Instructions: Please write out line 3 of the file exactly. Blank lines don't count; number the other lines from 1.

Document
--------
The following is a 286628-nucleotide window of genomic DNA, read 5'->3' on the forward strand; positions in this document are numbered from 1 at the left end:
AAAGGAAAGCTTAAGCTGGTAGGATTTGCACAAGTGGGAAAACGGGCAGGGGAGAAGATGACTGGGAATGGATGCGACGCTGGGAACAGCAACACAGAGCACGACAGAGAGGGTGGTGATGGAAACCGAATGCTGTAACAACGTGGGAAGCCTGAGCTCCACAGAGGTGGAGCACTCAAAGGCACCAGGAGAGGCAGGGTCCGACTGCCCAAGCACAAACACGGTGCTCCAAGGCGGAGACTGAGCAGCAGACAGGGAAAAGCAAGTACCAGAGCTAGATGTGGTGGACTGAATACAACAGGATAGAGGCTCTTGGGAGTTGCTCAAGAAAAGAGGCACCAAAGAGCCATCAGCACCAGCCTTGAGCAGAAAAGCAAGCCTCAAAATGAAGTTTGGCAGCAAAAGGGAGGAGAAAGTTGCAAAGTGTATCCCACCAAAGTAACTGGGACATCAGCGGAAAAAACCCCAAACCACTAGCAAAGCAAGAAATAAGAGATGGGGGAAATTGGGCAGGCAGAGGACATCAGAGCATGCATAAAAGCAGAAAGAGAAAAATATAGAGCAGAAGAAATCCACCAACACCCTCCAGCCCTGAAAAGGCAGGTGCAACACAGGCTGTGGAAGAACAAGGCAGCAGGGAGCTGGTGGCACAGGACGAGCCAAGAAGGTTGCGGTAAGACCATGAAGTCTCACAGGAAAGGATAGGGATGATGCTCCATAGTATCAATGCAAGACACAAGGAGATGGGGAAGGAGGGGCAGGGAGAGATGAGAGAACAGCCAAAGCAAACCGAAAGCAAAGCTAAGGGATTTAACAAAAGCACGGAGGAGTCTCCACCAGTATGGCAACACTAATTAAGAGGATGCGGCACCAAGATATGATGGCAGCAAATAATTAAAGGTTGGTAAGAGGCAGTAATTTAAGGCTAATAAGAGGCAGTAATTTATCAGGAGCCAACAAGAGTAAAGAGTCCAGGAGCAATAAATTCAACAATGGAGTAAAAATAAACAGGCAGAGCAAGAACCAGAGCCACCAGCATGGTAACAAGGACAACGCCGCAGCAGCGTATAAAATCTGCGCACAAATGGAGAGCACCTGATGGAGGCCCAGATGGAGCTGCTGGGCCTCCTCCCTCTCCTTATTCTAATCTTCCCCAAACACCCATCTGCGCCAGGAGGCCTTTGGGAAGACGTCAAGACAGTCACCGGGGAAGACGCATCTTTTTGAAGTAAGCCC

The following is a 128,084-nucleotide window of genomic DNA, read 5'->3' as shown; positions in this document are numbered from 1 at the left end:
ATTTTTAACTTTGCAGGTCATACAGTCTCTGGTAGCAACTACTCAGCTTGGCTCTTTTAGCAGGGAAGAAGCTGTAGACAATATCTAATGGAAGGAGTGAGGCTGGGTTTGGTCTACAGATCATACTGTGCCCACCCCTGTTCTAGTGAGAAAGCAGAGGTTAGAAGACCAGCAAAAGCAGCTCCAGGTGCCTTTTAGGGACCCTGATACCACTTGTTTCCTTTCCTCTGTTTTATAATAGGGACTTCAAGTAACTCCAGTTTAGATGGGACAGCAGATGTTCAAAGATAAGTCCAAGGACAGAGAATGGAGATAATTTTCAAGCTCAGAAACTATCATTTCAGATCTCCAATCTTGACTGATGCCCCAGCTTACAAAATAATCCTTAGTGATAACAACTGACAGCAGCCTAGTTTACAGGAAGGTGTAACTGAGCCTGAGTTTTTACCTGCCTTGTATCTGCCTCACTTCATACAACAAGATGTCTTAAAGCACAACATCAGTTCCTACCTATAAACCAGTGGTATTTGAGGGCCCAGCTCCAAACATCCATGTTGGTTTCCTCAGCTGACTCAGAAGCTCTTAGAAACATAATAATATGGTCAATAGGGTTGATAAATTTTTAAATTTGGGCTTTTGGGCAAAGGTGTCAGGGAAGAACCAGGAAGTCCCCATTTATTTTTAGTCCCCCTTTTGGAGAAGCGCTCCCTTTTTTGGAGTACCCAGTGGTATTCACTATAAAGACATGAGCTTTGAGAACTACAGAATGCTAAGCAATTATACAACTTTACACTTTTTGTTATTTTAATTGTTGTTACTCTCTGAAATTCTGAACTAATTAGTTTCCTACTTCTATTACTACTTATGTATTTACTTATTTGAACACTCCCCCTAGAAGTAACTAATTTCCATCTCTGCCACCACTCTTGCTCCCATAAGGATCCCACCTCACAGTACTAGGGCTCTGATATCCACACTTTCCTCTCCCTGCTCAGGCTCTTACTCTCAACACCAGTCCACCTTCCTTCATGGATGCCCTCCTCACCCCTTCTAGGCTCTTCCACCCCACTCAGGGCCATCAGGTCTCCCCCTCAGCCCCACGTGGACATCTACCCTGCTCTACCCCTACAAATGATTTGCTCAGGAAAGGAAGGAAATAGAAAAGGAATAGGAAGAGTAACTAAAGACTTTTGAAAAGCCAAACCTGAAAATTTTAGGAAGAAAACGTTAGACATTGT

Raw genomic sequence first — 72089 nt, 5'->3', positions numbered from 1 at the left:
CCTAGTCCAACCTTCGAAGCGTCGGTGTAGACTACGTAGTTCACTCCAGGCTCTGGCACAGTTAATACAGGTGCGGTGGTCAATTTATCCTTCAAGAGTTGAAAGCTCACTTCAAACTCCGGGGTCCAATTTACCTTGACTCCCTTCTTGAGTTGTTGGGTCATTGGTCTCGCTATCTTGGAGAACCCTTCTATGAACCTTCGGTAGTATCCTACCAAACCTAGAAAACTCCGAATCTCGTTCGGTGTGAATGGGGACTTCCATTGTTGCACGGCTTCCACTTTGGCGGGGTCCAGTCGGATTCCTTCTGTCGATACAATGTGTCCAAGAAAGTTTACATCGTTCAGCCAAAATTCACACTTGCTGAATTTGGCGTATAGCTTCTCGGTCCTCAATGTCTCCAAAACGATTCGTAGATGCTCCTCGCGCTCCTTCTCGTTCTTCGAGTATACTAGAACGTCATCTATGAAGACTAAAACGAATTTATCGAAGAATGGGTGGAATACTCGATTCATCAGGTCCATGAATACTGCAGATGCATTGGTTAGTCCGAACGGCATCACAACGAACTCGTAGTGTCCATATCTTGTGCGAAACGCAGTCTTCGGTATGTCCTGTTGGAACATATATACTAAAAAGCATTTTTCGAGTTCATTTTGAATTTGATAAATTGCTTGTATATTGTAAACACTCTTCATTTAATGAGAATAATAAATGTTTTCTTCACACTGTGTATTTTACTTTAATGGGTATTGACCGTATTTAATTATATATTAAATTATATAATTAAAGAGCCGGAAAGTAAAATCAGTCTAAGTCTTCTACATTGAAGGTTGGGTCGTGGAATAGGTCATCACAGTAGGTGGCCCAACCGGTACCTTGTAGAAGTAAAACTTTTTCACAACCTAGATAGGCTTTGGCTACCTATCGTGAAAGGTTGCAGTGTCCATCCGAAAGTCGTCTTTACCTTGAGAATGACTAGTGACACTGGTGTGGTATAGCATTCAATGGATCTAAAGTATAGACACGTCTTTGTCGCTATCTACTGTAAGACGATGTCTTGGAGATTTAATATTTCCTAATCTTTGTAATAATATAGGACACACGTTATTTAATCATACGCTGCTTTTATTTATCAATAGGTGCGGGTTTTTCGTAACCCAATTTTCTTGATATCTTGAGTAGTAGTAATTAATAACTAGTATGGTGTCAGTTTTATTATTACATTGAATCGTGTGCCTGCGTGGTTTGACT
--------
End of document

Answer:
The following is a 128,084-nucleotide window of genomic DNA, read 5'->3' as shown; positions in this document are numbered from 1 at the left end: